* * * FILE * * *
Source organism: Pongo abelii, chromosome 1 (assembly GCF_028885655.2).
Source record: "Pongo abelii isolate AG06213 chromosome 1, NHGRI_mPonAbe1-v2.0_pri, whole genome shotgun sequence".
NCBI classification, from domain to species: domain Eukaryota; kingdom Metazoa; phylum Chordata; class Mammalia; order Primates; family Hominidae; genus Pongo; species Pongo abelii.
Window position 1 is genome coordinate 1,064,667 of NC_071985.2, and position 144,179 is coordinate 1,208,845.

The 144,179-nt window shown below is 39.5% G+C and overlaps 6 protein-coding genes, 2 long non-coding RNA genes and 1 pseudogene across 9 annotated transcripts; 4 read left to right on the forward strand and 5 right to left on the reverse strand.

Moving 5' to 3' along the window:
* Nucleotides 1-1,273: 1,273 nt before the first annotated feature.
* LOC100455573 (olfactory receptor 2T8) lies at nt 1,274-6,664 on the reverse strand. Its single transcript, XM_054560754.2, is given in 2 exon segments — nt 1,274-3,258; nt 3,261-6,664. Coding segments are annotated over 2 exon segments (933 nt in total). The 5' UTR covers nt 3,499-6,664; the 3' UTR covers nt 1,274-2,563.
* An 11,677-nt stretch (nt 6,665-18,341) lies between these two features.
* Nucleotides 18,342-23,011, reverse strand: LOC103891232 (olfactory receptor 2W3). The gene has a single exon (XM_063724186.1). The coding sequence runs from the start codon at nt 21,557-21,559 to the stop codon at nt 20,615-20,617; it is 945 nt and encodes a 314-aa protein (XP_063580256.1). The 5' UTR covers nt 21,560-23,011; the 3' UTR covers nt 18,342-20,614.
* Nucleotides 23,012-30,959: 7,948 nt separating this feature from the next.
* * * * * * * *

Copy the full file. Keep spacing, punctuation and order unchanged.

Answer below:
Source organism: Pongo abelii, chromosome 1 (assembly GCF_028885655.2).
Source record: "Pongo abelii isolate AG06213 chromosome 1, NHGRI_mPonAbe1-v2.0_pri, whole genome shotgun sequence".
NCBI classification, from domain to species: domain Eukaryota; kingdom Metazoa; phylum Chordata; class Mammalia; order Primates; family Hominidae; genus Pongo; species Pongo abelii.
Window position 1 is genome coordinate 1,064,667 of NC_071985.2, and position 144,179 is coordinate 1,208,845.

The 144,179-nt window shown below is 39.5% G+C and overlaps 6 protein-coding genes, 2 long non-coding RNA genes and 1 pseudogene across 9 annotated transcripts; 4 read left to right on the forward strand and 5 right to left on the reverse strand.

Moving 5' to 3' along the window:
* Nucleotides 1-1,273: 1,273 nt before the first annotated feature.
* LOC100455573 (olfactory receptor 2T8) lies at nt 1,274-6,664 on the reverse strand. Its single transcript, XM_054560754.2, is given in 2 exon segments — nt 1,274-3,258; nt 3,261-6,664. Coding segments are annotated over 2 exon segments (933 nt in total). The 5' UTR covers nt 3,499-6,664; the 3' UTR covers nt 1,274-2,563.
* An 11,677-nt stretch (nt 6,665-18,341) lies between these two features.
* Nucleotides 18,342-23,011, reverse strand: LOC103891232 (olfactory receptor 2W3). The gene has a single exon (XM_063724186.1). The coding sequence runs from the start codon at nt 21,557-21,559 to the stop codon at nt 20,615-20,617; it is 945 nt and encodes a 314-aa protein (XP_063580256.1). The 5' UTR covers nt 21,560-23,011; the 3' UTR covers nt 18,342-20,614.
* Nucleotides 23,012-30,959: 7,948 nt separating this feature from the next.